For the first time, the ‘unsafe and ineffective’ COVID-19 vaccine was formally added to the routine immunization schedule for both children and adolescents by the Centers for Disease Control and Prevention (CDC) on Thursday.
It is common knowledge that COVID-19 poses no threat to young children, that mRNA vaccinations against the virus are not effective or safe and that some people have even died after receiving a COVID vaccine. But the CDC and its advisory council continue to push for childhood vaccinations despite all these facts.
Back in October 2022, the CDC’s Advisory Committee on Immunization Practices (ACIP), which provides advice and guidance to the Director of the CDC regarding the use of vaccines for the control of vaccine-preventable diseases, voted to recommend COVID-19 to be included in the 2023 childhood immunization schedule in 15 unanimous votes.
ACIP recommended the use of COVID-19 vaccines for everyone as young as 6 months and older. The COVID-19 vaccine and other vaccines may be administered on the same day.
Once CDC approves it, our Department of Health can exercise its rule-making authority to add it to the healthcare and school schedule at any time. And now it’s official.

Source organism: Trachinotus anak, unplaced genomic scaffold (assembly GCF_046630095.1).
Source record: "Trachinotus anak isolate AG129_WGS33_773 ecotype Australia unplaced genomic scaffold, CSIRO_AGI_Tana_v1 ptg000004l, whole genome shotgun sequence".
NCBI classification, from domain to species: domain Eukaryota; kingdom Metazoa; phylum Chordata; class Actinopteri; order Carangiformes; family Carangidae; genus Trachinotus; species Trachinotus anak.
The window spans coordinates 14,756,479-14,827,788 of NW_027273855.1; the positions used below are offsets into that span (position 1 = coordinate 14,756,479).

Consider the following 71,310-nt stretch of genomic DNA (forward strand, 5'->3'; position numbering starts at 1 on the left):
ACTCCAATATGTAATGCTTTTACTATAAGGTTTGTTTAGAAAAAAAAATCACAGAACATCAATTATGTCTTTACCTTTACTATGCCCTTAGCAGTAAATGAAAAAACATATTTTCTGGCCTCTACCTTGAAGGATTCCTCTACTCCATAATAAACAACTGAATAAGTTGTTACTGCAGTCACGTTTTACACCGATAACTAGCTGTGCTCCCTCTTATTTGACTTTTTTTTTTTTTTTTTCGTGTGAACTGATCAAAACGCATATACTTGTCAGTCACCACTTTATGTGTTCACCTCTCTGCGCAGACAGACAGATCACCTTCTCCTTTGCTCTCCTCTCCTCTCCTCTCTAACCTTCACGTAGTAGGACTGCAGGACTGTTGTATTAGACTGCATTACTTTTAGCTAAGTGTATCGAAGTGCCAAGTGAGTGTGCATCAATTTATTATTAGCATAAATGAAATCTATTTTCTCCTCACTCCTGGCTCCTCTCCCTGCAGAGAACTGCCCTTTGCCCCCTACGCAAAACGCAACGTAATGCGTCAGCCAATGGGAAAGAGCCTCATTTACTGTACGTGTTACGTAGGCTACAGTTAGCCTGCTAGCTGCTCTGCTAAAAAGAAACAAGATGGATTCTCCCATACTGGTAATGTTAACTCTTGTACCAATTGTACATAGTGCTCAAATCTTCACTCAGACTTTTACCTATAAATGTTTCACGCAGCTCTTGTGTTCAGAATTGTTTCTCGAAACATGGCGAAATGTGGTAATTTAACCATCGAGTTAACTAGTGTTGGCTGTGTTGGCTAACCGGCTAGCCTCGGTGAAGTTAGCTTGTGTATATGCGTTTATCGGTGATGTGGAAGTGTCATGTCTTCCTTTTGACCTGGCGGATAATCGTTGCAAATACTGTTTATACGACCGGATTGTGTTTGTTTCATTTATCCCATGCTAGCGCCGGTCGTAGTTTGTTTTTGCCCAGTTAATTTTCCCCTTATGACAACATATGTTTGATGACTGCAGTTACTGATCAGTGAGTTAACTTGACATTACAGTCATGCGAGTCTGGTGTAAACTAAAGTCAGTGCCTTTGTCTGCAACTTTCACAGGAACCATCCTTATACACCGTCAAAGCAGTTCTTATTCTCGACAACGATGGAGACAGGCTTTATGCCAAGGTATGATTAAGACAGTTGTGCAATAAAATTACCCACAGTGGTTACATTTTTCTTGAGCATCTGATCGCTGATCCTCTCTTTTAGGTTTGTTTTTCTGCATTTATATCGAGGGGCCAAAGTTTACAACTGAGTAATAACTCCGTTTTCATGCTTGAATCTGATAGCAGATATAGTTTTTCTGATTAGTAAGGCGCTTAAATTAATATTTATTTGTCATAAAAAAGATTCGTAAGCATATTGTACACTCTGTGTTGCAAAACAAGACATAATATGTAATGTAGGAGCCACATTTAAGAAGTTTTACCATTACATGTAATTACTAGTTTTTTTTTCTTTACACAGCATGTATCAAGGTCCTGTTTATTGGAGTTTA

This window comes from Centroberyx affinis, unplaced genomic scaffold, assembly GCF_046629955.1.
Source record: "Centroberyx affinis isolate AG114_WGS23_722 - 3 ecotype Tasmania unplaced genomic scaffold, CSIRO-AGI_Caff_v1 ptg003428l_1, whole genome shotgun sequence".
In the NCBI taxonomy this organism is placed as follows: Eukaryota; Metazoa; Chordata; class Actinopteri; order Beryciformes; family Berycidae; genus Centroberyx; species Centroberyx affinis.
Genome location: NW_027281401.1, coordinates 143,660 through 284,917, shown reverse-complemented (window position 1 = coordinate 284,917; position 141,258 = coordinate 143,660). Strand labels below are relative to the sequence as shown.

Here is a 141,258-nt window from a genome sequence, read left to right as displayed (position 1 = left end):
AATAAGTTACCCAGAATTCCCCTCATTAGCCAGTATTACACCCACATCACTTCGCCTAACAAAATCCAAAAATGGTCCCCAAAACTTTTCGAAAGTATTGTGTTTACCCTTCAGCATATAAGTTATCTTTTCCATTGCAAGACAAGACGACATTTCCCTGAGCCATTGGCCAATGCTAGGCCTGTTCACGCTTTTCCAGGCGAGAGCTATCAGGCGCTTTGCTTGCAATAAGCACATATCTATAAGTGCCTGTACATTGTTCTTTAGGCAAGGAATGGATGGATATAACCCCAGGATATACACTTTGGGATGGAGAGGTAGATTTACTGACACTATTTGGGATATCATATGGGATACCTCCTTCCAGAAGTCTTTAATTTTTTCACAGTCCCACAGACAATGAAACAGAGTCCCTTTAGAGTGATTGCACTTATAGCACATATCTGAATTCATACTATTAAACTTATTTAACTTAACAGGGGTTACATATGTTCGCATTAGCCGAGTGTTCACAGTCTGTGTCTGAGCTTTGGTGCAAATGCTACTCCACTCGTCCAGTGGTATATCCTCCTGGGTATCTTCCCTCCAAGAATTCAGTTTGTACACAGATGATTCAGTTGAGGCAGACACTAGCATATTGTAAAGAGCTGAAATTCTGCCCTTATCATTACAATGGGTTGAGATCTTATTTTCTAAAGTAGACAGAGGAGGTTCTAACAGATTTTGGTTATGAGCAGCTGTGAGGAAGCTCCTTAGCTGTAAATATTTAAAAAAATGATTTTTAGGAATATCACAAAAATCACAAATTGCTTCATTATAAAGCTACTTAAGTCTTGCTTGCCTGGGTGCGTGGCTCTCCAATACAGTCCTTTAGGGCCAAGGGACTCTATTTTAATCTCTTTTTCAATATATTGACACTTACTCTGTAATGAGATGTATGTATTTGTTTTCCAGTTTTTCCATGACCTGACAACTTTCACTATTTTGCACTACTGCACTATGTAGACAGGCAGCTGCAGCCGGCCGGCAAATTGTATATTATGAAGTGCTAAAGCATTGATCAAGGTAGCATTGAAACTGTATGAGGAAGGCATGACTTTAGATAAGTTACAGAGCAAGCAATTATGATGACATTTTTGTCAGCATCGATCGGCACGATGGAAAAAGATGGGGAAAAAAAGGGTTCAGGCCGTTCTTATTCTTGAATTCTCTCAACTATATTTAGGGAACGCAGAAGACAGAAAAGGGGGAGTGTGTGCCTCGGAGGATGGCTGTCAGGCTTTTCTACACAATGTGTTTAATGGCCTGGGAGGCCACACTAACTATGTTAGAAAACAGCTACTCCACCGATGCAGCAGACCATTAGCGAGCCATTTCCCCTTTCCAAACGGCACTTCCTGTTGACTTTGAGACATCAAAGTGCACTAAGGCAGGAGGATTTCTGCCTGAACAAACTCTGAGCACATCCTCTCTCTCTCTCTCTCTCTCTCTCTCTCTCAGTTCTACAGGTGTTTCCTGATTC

The recommendation to include the experimental COVID vaccine was approved by the CDC together with doctors, nurses, and pharmacists on Thursday as they are bringing the COVID emergency declaration to an end.
“The 2023 child and adolescent immunization schedule, available on the CDC immunization schedule website, summarizes ACIP recommendations, including several changes from the 2022 immunization schedule,” CDC wrote on its website. “Health care providers are advised to use the tables, notes, and appendix together to determine recommended vaccinations for patient populations.”
“This immunization schedule is recommended by ACIP and approved by CDC, the American Academy of Pediatrics, the American Academy of Family Physicians, the American College of Obstetricians and Gynecologists, the American College of Nurse-Midwives, the American Academy of Physician Associates, and the National Association of Pediatric Nurse Practitioners,” CDC added.
The addition of the COVID vaccine gives a more official recommendation to healthcare providers and schools.
“This means COVID-19 vaccine is now presented as any other routinely recommended vaccine and is no longer presented in a special “call out” box as in previous years. This, in a sense, helps ‘normalize’ this vaccine and sends a powerful message to both healthcare providers and the general public that everyone ages 6 months and older should stay up to date with recommended COVID-19 vaccines (including a booster, when eligible), just as they would with any other routinely recommended vaccine,” Dr. Neil Murthy and Dr. A. Patricia Wodi said in a statement.
Routine vaccination of COVID vaccine per CDC: